Fast-forward to 2018. The world is friggin’ bleak. John Connor (Bale) is a member of the Resistance who answers to the high command (Michael Ironside and company going up and down the California coast in a submarine). His wife (Bryce Dallas Howard) is a doctor, pregnant with his baby. The Resistance itself are scattered cells dotting the post-nuclear SoCal wasteland while Skynet, the evil robot conglomerate, controls the San Fran/Bay area.

Skynet has been working on ever elaborate ways to destroy mankind. There’s a gigantic robot that can hunt down and pick up humans as if it were King Kong, Harvesters which “cattle herd” humans into cargo bays and drop them off at Skynet Central, robot motorbikes, flying “seek and report” scouts (reminiscent of “They Live”), and ones that reside in water (looking like Doc Oc’s arms from “Spider-Man 2”) Even with all of its technological achievements, Skynet has a problem with infiltrating the Resistance.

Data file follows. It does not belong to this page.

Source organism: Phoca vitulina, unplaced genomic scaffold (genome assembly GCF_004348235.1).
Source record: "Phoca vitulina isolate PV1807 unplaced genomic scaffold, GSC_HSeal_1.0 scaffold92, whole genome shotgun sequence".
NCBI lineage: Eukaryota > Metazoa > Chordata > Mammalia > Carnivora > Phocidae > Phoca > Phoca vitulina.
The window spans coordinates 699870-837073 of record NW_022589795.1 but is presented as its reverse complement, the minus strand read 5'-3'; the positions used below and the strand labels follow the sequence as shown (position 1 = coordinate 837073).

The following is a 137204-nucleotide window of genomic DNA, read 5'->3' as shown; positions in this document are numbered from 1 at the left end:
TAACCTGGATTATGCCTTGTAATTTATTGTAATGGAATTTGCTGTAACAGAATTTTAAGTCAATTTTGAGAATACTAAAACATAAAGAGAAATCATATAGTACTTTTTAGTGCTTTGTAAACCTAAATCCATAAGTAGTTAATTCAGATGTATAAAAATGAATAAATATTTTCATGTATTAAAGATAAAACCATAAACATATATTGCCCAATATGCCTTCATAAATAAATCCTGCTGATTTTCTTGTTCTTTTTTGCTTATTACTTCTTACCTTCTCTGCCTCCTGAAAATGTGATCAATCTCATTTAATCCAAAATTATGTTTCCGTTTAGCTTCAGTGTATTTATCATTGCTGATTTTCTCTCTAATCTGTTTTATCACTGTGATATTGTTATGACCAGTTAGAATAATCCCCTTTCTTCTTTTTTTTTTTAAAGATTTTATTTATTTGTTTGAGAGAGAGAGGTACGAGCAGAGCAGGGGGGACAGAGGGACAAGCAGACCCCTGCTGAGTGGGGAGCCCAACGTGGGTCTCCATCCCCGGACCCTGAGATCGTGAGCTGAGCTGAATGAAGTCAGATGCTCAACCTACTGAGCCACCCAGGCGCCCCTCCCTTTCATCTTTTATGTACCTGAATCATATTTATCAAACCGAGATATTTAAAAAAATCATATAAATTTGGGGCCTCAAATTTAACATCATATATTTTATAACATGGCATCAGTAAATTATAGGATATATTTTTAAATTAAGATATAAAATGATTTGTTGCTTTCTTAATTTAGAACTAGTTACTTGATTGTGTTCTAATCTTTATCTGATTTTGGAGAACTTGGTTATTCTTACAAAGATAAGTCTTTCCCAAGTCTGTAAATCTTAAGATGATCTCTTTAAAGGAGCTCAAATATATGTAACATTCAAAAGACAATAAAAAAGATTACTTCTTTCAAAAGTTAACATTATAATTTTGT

John Connor is sent on a mission. What he finds is that Skynet has been harvesting humans for… something. He ends up being the only survivor after the control room they enter self-destructs. Connor walks back to a pick-up point. Out from the ashes rises… Marcus Wright. Wright doesn’t know where or when he is, he just needs to head north for some reason.